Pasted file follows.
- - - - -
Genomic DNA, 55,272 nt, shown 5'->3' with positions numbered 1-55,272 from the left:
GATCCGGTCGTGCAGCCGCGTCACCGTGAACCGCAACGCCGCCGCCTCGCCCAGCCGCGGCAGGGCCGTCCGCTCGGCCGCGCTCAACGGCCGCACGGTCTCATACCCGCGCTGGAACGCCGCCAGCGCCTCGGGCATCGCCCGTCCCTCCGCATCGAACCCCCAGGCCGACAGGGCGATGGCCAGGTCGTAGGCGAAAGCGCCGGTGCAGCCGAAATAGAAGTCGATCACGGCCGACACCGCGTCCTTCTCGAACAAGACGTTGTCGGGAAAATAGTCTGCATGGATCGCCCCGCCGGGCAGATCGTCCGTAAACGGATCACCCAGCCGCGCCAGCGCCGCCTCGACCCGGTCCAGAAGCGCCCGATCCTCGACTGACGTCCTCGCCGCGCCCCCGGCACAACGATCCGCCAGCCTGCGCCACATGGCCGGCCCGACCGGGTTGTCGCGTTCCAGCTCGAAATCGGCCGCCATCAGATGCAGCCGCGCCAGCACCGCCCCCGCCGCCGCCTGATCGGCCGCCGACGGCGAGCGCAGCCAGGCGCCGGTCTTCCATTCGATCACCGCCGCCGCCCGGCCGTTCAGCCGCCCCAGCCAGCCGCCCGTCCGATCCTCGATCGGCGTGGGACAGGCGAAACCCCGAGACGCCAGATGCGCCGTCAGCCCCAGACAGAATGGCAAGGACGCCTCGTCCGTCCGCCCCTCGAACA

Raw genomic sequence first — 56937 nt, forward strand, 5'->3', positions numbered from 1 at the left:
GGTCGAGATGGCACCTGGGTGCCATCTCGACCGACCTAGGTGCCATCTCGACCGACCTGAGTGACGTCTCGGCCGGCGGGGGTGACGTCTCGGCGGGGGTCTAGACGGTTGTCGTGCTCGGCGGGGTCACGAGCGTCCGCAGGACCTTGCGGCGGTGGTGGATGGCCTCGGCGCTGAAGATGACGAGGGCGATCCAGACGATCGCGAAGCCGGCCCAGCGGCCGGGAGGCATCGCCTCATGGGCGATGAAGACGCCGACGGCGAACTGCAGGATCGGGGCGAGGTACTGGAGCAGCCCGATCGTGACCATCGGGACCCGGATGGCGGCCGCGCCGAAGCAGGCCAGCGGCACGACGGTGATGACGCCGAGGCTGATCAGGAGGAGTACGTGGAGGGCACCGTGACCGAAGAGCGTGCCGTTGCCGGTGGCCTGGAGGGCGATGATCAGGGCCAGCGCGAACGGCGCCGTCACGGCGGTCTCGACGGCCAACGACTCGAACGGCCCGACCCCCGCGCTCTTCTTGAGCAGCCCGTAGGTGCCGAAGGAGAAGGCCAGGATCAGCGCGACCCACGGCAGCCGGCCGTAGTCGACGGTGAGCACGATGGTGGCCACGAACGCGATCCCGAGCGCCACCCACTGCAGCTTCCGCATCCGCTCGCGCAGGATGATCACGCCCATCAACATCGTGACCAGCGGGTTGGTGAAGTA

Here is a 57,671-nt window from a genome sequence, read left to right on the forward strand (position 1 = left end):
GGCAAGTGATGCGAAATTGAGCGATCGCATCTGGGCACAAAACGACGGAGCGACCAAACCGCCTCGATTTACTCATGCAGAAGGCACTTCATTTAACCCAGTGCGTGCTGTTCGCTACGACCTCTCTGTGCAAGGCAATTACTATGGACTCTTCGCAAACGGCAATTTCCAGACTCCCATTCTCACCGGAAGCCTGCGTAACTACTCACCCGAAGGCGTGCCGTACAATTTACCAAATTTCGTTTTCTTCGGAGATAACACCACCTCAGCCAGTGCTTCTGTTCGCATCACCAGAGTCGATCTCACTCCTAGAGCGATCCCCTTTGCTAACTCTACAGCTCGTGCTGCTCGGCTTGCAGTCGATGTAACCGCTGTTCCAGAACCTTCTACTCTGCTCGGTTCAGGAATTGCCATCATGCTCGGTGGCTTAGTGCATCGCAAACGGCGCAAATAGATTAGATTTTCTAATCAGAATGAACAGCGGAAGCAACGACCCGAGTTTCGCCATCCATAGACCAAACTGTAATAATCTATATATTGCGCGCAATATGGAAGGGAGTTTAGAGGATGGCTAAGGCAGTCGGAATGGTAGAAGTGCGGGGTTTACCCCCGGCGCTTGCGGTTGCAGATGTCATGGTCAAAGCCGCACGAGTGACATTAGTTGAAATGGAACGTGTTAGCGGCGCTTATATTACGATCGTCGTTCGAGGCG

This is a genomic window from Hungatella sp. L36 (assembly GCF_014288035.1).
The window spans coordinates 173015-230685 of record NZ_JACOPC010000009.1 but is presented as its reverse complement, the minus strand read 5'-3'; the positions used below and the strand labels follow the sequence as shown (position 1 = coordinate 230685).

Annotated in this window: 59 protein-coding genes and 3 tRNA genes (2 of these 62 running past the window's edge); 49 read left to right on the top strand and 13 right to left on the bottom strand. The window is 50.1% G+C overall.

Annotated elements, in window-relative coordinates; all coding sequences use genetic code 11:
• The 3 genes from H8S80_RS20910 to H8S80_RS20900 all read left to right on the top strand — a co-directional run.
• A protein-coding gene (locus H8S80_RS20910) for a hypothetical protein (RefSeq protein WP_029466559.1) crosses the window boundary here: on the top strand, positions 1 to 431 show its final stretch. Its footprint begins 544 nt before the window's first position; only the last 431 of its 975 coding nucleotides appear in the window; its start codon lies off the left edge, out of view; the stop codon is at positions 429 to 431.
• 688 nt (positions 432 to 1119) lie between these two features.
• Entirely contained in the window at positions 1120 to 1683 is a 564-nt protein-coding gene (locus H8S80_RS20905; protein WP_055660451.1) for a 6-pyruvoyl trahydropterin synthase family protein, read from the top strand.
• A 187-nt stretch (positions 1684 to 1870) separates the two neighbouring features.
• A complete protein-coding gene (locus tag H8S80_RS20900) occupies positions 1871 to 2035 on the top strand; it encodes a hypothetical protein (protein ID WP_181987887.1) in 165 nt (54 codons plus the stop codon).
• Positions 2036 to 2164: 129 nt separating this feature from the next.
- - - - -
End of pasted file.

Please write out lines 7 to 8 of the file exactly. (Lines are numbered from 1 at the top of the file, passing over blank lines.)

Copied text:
This is a genomic window from Hungatella sp. L36 (assembly GCF_014288035.1).
The window spans coordinates 173015-230685 of record NZ_JACOPC010000009.1 but is presented as its reverse complement, the minus strand read 5'-3'; the positions used below and the strand labels follow the sequence as shown (position 1 = coordinate 230685).